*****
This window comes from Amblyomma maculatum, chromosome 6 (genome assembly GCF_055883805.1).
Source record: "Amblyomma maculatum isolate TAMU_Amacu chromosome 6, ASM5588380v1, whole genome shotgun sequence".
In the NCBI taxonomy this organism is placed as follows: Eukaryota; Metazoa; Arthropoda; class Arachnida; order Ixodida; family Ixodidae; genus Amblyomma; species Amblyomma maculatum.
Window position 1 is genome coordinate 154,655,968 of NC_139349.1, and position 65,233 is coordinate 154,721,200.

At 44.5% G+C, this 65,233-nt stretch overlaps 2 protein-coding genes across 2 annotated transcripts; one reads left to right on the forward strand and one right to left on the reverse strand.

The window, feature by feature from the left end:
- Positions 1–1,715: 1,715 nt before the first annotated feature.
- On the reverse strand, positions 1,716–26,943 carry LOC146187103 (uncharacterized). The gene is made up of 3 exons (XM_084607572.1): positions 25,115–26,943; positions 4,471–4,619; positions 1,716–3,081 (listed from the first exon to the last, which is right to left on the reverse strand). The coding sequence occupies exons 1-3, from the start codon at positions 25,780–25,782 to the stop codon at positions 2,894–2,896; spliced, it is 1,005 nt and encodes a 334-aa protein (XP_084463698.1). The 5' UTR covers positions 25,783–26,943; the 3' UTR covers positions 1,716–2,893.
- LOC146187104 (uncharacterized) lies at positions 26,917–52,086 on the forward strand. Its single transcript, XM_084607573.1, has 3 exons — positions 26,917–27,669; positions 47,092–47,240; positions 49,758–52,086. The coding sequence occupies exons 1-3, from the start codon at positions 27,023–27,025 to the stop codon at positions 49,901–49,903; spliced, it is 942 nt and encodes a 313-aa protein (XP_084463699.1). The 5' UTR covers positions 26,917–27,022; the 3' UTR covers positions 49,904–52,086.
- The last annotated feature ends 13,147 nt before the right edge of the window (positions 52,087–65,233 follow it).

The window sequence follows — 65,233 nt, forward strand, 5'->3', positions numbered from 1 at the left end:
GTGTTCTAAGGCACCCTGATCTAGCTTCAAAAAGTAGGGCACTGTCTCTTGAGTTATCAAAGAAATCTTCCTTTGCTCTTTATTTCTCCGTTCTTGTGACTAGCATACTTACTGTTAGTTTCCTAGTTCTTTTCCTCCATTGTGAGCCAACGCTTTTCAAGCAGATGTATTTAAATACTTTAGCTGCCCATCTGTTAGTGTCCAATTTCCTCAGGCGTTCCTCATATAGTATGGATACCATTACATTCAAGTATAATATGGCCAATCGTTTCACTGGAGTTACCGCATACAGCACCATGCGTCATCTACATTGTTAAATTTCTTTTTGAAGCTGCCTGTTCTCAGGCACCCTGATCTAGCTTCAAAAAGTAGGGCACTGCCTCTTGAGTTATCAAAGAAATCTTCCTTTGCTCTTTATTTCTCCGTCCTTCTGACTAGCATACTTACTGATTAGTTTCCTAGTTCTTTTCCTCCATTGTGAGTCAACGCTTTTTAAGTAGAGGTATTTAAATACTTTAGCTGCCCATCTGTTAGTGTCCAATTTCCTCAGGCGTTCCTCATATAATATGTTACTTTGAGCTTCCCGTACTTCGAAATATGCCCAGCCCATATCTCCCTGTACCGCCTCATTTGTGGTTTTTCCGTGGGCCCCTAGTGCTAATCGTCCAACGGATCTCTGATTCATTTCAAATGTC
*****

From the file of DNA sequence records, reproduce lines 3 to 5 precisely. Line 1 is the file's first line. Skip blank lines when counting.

In the NCBI taxonomy this organism is placed as follows: Eukaryota; Metazoa; Arthropoda; class Arachnida; order Ixodida; family Ixodidae; genus Amblyomma; species Amblyomma maculatum.
Window position 1 is genome coordinate 154,655,968 of NC_139349.1, and position 65,233 is coordinate 154,721,200.

At 44.5% G+C, this 65,233-nt stretch overlaps 2 protein-coding genes across 2 annotated transcripts; one reads left to right on the forward strand and one right to left on the reverse strand.